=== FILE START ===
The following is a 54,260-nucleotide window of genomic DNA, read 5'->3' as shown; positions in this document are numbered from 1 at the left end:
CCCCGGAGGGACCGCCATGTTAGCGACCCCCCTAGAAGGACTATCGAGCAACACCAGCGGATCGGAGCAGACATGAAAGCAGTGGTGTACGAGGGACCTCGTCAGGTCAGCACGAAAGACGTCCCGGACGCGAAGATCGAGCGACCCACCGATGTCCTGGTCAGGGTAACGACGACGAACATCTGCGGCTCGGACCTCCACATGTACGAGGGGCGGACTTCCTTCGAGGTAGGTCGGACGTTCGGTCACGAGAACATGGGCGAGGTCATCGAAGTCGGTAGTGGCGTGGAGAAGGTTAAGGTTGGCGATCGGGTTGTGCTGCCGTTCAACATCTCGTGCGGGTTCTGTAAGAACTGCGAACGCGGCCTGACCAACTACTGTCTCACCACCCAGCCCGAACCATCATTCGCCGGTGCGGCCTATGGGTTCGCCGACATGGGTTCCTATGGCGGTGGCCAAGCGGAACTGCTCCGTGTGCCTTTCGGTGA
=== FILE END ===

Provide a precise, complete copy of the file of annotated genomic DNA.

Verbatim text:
The following is a 54,260-nucleotide window of genomic DNA, read 5'->3' as shown; positions in this document are numbered from 1 at the left end:
CCCCGGAGGGACCGCCATGTTAGCGACCCCCCTAGAAGGACTATCGAGCAACACCAGCGGATCGGAGCAGACATGAAAGCAGTGGTGTACGAGGGACCTCGTCAGGTCAGCACGAAAGACGTCCCGGACGCGAAGATCGAGCGACCCACCGATGTCCTGGTCAGGGTAACGACGACGAACATCTGCGGCTCGGACCTCCACATGTACGAGGGGCGGACTTCCTTCGAGGTAGGTCGGACGTTCGGTCACGAGAACATGGGCGAGGTCATCGAAGTCGGTAGTGGCGTGGAGAAGGTTAAGGTTGGCGATCGGGTTGTGCTGCCGTTCAACATCTCGTGCGGGTTCTGTAAGAACTGCGAACGCGGCCTGACCAACTACTGTCTCACCACCCAGCCCGAACCATCATTCGCCGGTGCGGCCTATGGGTTCGCCGACATGGGTTCCTATGGCGGTGGCCAAGCGGAACTGCTCCGTGTGCCTTTCGGTGA